It's OK If You Want Sex Less Than Ever Right Now, but Here's Why Physical Touch Still Matters
Navigating a global pandemic isn't exactly a turn-on for most stressed out parents, but there are a bevy of reasons relationship experts are encouraging couples to continue to find ways to connect physically.
Facing the threat of a highly contagious virus, stay-at-home orders, and social distancing measures, sex might be the last thing on your mind. You're not alone. "A majority of parents are dealing with low desire and interest due to stress," says Shanon Chavez, Psy.D., a psychologist and sex therapist in Los Angeles.
Further proof: In a poll of over 10,000 people from NBC News, 49 percent said the outbreak has affected their sex life negatively. Only 23 percent said the coronavirus outbreak had positively affected their sex lives—aka the fatigue and burnout we're all feeling right now isn't exactly making it easy to prioritize intimacy.
But there's never been a better time to find ways to foster your physical connection with your partner, according to Chavez and other experts.
Why Our Sex Drives Are Down
Sari Cooper, LCSW, AASECT-certified sex therapist, and the director of Center for Love and Sex in New York City (which is currently offering sex teletherapy and couples counseling on secure platforms) explains that high stress leads to the release of the neurotransmitters epinephrine and norepinephrine, which elevate anxiety, heart rate, and respiratory rate.
"These are the symptoms of what's known as 'fight or flight,'" says Cooper. "The system can become either frozen (think deer in the headlights, or numbed out), more rageful (think more argumentative and easily annoyed), or fleeing." Parents facing continual responsibilities in child care and adhering to social distancing measures are likely to find themselves experiencing the first two expressions, which are not exactly conducive to relaxed intimacy.
We're also dealing with chronically raised levels of cortisol, the stress hormone. "When cortisol is raised for long periods of time, say during a worldwide pandemic, it impacts everything—from digestion, to immune function, and the ability of your brain to process and react to sexual cues," explains Jordin Wiggins, N.D., naturopathic doctor and sexologist.
The Case for Physical Touch
The good news is that physical touch that lasts just 20 seconds or longer will lead to the release of oxytocin, says Dr. Wiggins. "Oxytocin is the connection hormone, and it makes us feel calm, happy, and increases sexual receptivity," she notes.
Cooper agrees that elevating levels of the hormone through human touch is the fast track to reducing your body's fight or flight responses and bolster a sense of calm. "I always remind parents that the first thing they did when their child was born was hold them," she notes. "Skin-to-skin contact has been shown in innumerable studies to lower the stress hormones released in NICU babies."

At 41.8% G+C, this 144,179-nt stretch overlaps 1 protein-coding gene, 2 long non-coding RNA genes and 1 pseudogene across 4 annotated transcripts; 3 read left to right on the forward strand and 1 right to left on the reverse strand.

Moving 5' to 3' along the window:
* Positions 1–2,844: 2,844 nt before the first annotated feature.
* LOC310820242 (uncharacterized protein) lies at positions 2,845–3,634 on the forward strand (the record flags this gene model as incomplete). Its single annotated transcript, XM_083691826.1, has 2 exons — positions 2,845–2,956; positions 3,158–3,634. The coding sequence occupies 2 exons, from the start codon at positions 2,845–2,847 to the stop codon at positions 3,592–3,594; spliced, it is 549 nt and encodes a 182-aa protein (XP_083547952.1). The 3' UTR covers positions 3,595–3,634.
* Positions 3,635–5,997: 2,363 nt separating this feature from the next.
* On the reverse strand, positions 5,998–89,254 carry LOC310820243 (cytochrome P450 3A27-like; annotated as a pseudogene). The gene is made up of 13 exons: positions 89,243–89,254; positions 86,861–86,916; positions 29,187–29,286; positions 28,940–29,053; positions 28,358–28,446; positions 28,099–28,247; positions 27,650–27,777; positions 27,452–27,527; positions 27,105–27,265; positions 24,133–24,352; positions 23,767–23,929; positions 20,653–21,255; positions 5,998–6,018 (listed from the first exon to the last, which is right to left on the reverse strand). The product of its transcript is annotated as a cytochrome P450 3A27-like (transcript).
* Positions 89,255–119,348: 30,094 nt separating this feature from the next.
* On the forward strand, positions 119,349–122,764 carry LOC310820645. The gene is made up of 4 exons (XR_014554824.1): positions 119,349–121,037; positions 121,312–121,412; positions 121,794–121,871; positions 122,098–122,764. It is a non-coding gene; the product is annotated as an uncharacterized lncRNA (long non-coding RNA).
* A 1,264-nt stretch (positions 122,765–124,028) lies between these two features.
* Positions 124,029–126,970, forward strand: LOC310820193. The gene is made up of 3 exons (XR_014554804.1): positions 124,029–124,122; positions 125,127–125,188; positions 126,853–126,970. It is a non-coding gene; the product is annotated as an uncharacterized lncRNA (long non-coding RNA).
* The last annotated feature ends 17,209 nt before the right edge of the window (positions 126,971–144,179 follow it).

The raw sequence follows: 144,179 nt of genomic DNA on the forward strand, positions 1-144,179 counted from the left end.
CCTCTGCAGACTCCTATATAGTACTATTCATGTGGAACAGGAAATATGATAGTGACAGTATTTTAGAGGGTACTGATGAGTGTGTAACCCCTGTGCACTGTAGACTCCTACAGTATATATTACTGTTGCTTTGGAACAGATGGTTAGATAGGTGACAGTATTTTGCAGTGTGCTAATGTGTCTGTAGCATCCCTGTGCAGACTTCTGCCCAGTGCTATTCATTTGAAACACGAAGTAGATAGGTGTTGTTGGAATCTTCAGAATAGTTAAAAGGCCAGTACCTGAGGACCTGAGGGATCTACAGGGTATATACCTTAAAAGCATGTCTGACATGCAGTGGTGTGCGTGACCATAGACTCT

Low-Lift Ways to Boost Your Connection
1. Commit to daily connection with your partner with no expectations.
"Start with non-demand touch that includes hand-holding, hugging until you are relaxed, and snuggling," advises Chavez.
Focusing on these lower-pressure forms of sensual touch over sexual touch can be a mindful practice, evoking pleasurable sensations that feel relaxing and soothing, says Chavez. Try to keep sexual touch on the back burner until you've built consistent habits around giving and receiving touch that is mutually pleasurable.
2. Have fun.
Set the stage for more physical contact by striving to laugh together and share positive stories daily, recommends Chavez. She also advises making eye contact when talking and touching your partner, as it can activate the emotional center of the brain and relax the body.
3. Support each other in daily activities.
"Helping with chores, picking up around the house, and getting the little things done can help reduce stress around intimacy," notes Chavez. Both partners pitching in on what she refers to as "chore-play" can help you feel more present and engaged for sensual or sexual play.
4. Try hand-on-heart eye gazing.
Cooper likes Tantra exercises, such as one that requires partners to sit cross-legged close to one another on the floor facing each other and placing their hand on the other's heart. "Gazing at the other’s eyes while getting in touch with one’s own breath and your partner’s breath encourages both of you to feel your partner's heartbeat which soothes us, begin to slow and deepen your breathing," she says. Partners can "connect emotionally through the eyes and let go of defenses used to get through your day and become more vulnerable ... and hopefully less focused on intrusive worries."
5. Play this quick communication "game."
Kristine D'Angelo, clinical sexologist and certified sex coach in Portland, Oregon, recommends taking turns with your partner asking these two questions: "How do you want me to touch you for three minutes?" and "How do you want to touch me for three minutes?"
The game has two rounds for each partner, taking just 12 minutes to play. But it "brings connection, intimacy, touch, communication, and initiation into a very short time period," she explains.
6. Devote just 20 minutes a day to connecting.
"Twenty minutes a day is enough time to connect, feel supported, and regain a sense of safety with your partner," explains D'Angelo. "The key is to both agree to prioritize this daily connection to really start to feel the effects of it in your relationship."
Whatever you opt to do, the key is to counterbalance chronic tension with pleasure, says Wiggins. That's what will turn off your body's stress response and allow the body to rest and reset, bolstering your physical and emotional wellness.